Editors note: In my last post you can see that I received my General class license, and can now transmit on the bands listed in this article. However, this article was written prior to testing for my general class license, and future posts recognize that. I messed up the order of these posts, but wanted to keep them sense I learned a lot in making them.
If you’ve been following along with the blog, you’ll know that I’ve been working on utilizing my old TS-820s for digital modes. It’s been easier said than done, and I’m only about half way there right now, as I only listen, and don’t transmit at present. I believe I physically could, but the bands I’ve been listening on I don’t have permission to transmit on as a technician license holder. Guess I’ll have to step up to a general license to make the most of it.
That said, I’ve been doing a lot of research on how to make this work, and I’ve not gotten a lot of clear instruction for how to do this with an older radio that doesn’t have CAT control. CAT control allows the computer to control the radio frequencies, volumes, etc., so you can control everything from within your preferred program. Instead, I have to manually adjust the radio dials for each setting that I want changed. I’m not yet sure what affect this will have on transmitting (the signalink can key the mic, but for shifting, etc.) but so far it is working fine for receiving.
Online, I found many forums where people would ask if you could use a TS-520 or TS-820 for digital modes. Many people responded about 10 years ago saying that they have done it, but nobody has put up a guide or even any bullet points to go by, so I am kind of shooting in the dark and reasoning everything out on my own. Most groups I try to ask about it tell me to get a newer radio that supports digital or at least CAT controls. They are probably right, but I’d love to keep this old equipment going, and I’d like to save the money of buying a new radio (even though I would love to get my hands on a FT-991A from Yaesu). Also a large part of the hobby, in my opinion, is learning and figuring out ways to do things, so figuring out how to use an old radio that is analog without CAT controls to do digital work seems like a great use of my hobby time.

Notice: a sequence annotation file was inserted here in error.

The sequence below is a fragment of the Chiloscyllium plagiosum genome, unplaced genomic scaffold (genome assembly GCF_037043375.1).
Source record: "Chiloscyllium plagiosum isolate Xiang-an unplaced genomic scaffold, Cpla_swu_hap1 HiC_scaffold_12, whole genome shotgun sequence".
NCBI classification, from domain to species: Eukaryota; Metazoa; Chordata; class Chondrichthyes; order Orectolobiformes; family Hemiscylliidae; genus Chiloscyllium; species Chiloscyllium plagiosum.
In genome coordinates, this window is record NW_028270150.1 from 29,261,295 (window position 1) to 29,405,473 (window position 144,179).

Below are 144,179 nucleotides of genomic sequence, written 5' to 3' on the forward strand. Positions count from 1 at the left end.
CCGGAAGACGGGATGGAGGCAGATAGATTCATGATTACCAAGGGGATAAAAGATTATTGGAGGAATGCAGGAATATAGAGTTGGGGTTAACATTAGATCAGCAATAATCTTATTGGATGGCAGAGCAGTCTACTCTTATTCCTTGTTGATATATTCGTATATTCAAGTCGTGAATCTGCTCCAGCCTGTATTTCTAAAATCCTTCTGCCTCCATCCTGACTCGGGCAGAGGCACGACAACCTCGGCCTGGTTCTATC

That said, I’m going to outline what I’m doing to try and help the next guy or gal who might be doing the same thing. I’ll start with the components:
1. TS-820s Transceiver
Any old school transceiver that doesn’t have CAT controls. There are lots of guides for those who have a radio that can be directly controlled, via serial or usb, by the computer. In this setup, I’m specifically working with a radio that was too old for that to be an option.
2. SignaLink USB Device
I bought one from Tigertronics directly, but you can find them from many online stores. You could make one for yourself, but I really like this model from them. It works great and is pretty handy to have a sound card as a USB device, as some of my computers don’t have a sound card, or the settings and sample rates are different. Your mileage may vary, but this works great for me and it can key the microphone when it is time to transmit. The USB cable from the SignaLink needs to be connected to the computer, and the RJ-45 to microphone cable plugged into the radio and SignaLink. I also used the speaker out jack on the back of the TS-820s needs to go to the speaker jack on the SignaLink with a standard 3.5mm jack audio cable.
3. A Computer
In my case, I’m using a desktop with Ubuntu 18.04 installed. Due to that, I have a very important note to make. When I first started out, I installed the Ubuntu repository wsjtx program, and it is version 1.1, or something really old like that. That version doesn’t support FT-8. So, I tried to upgrade to the latest by downloading the DEB file from wstjx’s website, but the latest version 2.4 will not run in Ubuntu 18.04 due to dependency issues.